For Rebecca Hardy of Texans for Vaccine Choice, stories like those shared by Demaret, Blair, and Sgt. Peters aren’t new. “Unfortunately, while despicable, this isn’t surprising,” she told Texas Scorecard. “We’ve been aware of this problem for some time and have called on elected officials to work to protect soldiers from mandates immediately.”
We asked Blair if he knew of others facing dishonorable discharge, or less than honorable, for refusing a COVID-19 vaccination. “I think there’s a few.”
Sgt. Peters said the mandate is bleeding pilots from Texas’ military. “I’m in an aviation unit. These pilots, who are highly skilled, have multiple deployments. They’re sticking to their guns, and they’re getting forced out just like the enlisted people are,” he said. “The army is … losing these highly skilled aviators they spent tons of money to put through school.”
Why would any military service in the United States tolerate or agree with this? It might be because of a third camp Blair mentioned in the military. This camp believes, if you don’t follow the mandate, that you’re threatening the health of your teammates.
“The notion that a healthy volunteer soldier who has refused to take an experimental and ineffective vaccine is worth less to the cause of defending the freedom of this country than one who has submitted, should be absolutely repugnant to the sensibilities of any freedom-loving Texan,” said Andy Hopper, co-founder of Wise County Conservatives. He also serves as a chief warrant officer in the Texas State Guard.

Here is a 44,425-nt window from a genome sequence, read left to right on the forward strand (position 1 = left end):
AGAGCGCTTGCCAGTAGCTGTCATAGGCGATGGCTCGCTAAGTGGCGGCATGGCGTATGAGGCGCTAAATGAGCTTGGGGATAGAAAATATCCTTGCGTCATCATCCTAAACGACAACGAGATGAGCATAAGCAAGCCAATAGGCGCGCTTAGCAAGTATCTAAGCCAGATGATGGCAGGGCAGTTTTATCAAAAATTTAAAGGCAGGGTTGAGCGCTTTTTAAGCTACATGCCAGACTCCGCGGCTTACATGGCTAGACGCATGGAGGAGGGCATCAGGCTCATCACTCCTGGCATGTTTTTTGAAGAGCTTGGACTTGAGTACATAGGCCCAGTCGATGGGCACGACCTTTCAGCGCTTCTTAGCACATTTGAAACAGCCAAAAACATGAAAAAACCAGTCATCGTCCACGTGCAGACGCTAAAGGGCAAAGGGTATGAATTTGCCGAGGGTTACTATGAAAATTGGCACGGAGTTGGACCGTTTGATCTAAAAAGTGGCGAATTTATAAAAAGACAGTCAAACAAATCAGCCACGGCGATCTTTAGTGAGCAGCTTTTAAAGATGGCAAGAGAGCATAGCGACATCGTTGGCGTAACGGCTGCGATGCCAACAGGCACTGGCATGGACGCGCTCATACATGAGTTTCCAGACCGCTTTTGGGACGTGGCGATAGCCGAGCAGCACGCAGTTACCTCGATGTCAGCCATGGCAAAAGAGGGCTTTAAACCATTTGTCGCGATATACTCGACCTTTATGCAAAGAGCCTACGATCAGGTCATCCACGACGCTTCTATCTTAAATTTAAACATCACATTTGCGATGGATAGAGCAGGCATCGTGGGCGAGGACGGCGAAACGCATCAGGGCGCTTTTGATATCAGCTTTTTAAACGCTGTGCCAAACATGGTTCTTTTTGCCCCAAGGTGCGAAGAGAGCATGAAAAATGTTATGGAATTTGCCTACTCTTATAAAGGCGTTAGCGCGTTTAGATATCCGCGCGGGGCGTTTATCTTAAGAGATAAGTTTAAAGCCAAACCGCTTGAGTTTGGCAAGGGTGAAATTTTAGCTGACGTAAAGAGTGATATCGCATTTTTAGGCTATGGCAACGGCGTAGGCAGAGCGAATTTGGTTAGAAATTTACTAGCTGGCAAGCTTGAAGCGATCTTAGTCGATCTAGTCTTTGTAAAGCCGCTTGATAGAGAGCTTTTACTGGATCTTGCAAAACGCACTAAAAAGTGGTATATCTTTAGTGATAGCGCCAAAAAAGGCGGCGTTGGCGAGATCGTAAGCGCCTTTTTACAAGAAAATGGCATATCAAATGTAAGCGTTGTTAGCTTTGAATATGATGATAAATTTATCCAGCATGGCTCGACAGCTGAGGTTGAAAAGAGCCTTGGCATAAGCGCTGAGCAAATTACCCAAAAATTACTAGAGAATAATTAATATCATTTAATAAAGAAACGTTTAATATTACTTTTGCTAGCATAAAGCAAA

In our next article, we will look deeper at the intense scientific debate surrounding COVID-19 vaccinations. If you or someone you know in the Texas military are facing consequences for not receiving a COVID-19 vaccination, please contact us at firstname.lastname@example.org.
This article has been updated since publication to include the National Guard Bureau’s final response to our request to confirm or deny the authenticity of the vaccine mandate timeline image.